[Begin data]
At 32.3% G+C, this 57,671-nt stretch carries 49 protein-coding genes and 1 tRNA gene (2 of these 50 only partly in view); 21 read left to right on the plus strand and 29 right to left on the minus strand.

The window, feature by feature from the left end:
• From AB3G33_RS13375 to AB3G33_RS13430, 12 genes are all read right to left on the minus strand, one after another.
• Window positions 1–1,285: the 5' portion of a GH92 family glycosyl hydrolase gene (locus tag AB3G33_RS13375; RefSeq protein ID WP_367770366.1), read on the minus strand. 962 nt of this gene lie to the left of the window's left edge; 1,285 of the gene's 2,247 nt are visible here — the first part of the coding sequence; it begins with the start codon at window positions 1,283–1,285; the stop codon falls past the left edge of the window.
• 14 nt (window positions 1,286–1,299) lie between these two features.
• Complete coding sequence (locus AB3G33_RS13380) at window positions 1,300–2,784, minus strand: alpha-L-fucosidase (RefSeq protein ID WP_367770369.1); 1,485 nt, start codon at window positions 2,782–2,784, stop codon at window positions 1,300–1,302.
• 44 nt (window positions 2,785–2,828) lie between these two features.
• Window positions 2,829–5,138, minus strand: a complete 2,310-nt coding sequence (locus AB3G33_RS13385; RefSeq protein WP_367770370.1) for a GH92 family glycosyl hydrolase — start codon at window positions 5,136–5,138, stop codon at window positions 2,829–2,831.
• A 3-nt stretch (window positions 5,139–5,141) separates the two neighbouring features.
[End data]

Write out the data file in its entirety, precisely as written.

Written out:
At 32.3% G+C, this 57,671-nt stretch carries 49 protein-coding genes and 1 tRNA gene (2 of these 50 only partly in view); 21 read left to right on the plus strand and 29 right to left on the minus strand.

The window, feature by feature from the left end:
• From AB3G33_RS13375 to AB3G33_RS13430, 12 genes are all read right to left on the minus strand, one after another.
• Window positions 1–1,285: the 5' portion of a GH92 family glycosyl hydrolase gene (locus tag AB3G33_RS13375; RefSeq protein ID WP_367770366.1), read on the minus strand. 962 nt of this gene lie to the left of the window's left edge; 1,285 of the gene's 2,247 nt are visible here — the first part of the coding sequence; it begins with the start codon at window positions 1,283–1,285; the stop codon falls past the left edge of the window.
• 14 nt (window positions 1,286–1,299) lie between these two features.
• Complete coding sequence (locus AB3G33_RS13380) at window positions 1,300–2,784, minus strand: alpha-L-fucosidase (RefSeq protein ID WP_367770369.1); 1,485 nt, start codon at window positions 2,782–2,784, stop codon at window positions 1,300–1,302.
• 44 nt (window positions 2,785–2,828) lie between these two features.
• Window positions 2,829–5,138, minus strand: a complete 2,310-nt coding sequence (locus AB3G33_RS13385; RefSeq protein WP_367770370.1) for a GH92 family glycosyl hydrolase — start codon at window positions 5,136–5,138, stop codon at window positions 2,829–2,831.
• A 3-nt stretch (window positions 5,139–5,141) separates the two neighbouring features.